Tuesday, October 23, 2012

Making a Religious Statement

I read with interest this article on Fox News about some LSU officials who air brushed out crosses some students had painted on their bodies as they cheered for the Tiger's football team.

Now, in some respects, this might not be that big of a story.  The school spokesman said only one student complained.  The article, however, said the student group was upset.  Who to believe?  Eh, in this age of lying without consequences---who knows.

What I do know is the following statement, and it is toward it that I wish to turn my attention:

"We don't want to imply we are making any religious or political statements, so we air-brushed it out," the school said in a statement.

I wonder if they actually realize the hypocrisy of their statement?  For in air brushing out the crosses and altering the appearance of the students, they removed the students' expressions of their faith. 

I am reminded of Mary Poplin's lecture reprinted in A Place for Truth when she quoted Todd Lake's chapter in the book Finding God at Harvard:

I remember Mother Teresa's speech on the steps of Memorial Church at the Class Day exercise in 1982, where she talked of Jesus incessantly--I mean incessantly--and even quoted that verse, John 3:16 (already well known to most of us, thanks to signs in the end-zone bleachers).  But in a triumph of brilliant editing, Harvard Magazine's account managed to report almost the entire Mother Teresa speech without once hinting that she might have even mentioned Jesus.  We all sensed he could be trouble, and we wanted to make sure he never again became a live issue.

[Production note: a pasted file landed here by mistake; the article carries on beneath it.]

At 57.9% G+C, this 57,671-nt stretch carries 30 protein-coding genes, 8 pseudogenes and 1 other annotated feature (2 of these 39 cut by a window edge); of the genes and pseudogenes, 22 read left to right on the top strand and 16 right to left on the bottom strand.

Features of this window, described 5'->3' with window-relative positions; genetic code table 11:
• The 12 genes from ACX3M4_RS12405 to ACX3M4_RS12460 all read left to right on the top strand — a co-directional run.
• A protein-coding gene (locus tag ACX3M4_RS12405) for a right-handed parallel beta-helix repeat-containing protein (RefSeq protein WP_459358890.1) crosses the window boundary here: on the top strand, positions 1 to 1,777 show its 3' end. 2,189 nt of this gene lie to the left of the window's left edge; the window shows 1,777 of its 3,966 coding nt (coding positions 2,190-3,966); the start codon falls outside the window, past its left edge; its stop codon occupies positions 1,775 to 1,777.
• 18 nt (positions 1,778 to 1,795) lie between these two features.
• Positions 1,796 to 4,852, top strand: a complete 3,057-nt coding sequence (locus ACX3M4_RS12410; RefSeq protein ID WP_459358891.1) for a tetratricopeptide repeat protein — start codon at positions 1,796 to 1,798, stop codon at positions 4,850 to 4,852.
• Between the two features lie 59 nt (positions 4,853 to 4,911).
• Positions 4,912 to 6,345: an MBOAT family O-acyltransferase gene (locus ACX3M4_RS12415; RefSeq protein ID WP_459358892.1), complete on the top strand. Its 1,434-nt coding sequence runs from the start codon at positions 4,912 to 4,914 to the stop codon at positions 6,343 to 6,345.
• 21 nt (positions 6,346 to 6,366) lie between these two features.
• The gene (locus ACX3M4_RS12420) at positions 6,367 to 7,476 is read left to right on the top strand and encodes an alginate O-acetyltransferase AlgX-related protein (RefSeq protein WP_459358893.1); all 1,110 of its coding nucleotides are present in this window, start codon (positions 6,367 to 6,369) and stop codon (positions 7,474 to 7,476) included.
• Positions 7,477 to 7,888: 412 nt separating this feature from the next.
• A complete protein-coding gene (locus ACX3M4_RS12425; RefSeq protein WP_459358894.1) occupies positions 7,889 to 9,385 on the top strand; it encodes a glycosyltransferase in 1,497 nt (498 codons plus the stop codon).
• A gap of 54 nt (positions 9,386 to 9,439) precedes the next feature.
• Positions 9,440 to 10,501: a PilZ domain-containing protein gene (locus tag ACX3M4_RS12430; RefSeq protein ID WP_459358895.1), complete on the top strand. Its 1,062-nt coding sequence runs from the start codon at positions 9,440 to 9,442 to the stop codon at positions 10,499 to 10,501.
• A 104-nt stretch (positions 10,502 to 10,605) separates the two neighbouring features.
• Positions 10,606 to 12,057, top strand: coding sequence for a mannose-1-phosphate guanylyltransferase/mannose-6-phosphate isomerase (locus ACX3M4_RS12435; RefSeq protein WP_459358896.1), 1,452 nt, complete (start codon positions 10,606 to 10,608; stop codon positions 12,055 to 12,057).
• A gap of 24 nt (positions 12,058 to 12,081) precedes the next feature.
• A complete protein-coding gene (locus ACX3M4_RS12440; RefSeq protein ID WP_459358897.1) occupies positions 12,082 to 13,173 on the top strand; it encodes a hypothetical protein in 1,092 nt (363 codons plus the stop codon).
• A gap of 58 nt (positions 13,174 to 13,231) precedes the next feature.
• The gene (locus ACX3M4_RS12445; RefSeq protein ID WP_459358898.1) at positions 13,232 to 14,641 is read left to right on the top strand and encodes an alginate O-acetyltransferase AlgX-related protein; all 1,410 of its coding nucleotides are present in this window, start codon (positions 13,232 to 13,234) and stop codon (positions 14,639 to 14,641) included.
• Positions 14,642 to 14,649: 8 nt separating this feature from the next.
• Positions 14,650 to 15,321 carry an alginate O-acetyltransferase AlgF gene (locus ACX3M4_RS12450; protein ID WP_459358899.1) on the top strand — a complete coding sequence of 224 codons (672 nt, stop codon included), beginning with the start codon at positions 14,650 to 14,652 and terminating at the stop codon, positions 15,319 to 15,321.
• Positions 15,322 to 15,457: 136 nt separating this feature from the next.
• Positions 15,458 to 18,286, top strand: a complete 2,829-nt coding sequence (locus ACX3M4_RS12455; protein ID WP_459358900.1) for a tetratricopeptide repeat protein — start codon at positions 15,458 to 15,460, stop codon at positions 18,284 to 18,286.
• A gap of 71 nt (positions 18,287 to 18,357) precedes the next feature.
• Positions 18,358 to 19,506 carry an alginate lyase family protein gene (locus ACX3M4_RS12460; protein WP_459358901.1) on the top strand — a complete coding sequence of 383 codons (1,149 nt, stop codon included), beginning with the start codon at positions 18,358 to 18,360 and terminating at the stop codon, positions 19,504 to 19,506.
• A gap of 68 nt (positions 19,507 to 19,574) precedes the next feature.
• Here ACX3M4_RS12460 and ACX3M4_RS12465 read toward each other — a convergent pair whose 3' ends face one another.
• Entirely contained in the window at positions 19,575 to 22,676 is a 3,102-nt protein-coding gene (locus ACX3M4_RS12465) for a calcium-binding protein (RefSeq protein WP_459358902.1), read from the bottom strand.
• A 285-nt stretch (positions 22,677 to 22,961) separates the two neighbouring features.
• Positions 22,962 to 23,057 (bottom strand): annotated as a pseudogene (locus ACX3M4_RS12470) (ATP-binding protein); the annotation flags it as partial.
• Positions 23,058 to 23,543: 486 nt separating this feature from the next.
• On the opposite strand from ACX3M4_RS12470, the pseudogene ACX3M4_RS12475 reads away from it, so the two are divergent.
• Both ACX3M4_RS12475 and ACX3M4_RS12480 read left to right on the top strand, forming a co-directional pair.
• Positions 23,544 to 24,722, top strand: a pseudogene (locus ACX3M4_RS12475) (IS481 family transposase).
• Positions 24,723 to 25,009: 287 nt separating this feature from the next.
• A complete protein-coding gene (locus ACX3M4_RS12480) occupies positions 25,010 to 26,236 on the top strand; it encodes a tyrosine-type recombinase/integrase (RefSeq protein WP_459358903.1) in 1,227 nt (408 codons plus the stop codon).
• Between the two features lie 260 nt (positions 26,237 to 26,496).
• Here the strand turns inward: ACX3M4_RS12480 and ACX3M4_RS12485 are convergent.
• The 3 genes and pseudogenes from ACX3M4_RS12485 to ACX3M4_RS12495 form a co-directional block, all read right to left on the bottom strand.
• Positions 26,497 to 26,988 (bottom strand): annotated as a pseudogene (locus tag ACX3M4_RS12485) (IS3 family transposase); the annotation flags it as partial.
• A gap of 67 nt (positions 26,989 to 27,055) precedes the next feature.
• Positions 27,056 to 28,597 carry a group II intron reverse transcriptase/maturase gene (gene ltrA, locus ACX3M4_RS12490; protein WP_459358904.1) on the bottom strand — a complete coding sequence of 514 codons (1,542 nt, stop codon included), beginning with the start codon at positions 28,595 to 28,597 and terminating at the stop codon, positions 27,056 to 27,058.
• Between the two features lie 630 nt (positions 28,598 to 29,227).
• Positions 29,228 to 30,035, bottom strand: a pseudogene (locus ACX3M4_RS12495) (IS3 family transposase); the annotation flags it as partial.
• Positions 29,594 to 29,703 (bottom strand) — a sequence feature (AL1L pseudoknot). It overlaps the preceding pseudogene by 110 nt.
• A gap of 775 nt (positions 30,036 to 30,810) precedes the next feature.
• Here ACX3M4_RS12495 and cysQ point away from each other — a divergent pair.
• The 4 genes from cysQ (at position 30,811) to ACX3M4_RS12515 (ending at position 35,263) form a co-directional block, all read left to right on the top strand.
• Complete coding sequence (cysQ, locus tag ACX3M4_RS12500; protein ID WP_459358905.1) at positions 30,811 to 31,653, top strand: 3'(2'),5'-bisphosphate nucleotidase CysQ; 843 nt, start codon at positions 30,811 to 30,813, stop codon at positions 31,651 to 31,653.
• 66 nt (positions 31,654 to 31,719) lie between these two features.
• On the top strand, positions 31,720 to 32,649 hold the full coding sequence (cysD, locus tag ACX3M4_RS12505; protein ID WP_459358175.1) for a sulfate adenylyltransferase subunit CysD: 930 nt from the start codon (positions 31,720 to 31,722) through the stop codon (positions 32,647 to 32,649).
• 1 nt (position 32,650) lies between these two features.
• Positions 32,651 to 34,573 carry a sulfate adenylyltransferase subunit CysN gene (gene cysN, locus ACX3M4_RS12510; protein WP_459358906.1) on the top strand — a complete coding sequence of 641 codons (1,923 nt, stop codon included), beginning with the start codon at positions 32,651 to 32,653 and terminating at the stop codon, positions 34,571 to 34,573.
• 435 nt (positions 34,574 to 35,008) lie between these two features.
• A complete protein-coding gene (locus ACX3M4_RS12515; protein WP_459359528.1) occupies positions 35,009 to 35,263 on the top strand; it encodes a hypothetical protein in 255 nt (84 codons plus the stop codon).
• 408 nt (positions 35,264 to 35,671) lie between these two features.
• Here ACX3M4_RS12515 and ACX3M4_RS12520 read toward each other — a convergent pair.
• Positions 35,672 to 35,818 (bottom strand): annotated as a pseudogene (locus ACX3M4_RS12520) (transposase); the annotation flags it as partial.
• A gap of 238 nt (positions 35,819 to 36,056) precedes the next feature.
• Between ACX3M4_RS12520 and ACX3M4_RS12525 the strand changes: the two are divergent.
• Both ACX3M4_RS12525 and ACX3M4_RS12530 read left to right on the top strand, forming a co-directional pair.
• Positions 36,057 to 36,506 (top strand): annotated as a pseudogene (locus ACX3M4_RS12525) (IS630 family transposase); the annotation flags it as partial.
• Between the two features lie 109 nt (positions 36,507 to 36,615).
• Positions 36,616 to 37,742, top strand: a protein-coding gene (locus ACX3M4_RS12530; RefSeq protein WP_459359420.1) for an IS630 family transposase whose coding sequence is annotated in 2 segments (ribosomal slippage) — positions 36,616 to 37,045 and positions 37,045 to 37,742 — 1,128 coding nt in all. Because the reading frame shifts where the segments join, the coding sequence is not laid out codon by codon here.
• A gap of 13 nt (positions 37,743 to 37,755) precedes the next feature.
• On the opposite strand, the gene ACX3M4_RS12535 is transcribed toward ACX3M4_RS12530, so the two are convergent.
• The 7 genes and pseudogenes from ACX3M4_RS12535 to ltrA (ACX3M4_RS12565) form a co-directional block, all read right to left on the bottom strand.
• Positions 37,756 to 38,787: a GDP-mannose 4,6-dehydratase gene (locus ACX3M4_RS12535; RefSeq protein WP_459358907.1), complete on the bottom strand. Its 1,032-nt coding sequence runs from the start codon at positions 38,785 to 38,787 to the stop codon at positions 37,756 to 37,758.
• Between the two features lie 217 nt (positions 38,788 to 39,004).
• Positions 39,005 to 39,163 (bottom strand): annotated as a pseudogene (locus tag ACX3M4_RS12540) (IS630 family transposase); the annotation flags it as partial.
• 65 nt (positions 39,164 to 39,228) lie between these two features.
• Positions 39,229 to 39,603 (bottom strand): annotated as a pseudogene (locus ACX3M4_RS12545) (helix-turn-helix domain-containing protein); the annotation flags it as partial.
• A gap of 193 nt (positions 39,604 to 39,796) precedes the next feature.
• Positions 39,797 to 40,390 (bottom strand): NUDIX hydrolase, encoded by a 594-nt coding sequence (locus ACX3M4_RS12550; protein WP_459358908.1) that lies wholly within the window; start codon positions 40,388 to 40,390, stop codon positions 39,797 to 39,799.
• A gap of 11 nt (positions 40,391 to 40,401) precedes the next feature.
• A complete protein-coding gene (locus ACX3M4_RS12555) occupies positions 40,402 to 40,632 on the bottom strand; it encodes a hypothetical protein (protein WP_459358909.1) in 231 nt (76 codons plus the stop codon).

Do you see the relationship?  Do you see that editing out someone's religious beliefs is essentially making a religious statement?  Do you see how it demeans the character of that person and lessens that person's identity? 

The folks at LSU probably had the best of intentions. They didn't want to offend anyone, but their actions did exactly that!  They covered up individuals' free expression of their faith.  They tried to make their magazine look completely secular, and in doing so, they removed religion.  By removing religion, they made a religious statement.  I'm personally glad they got caught.

No comments: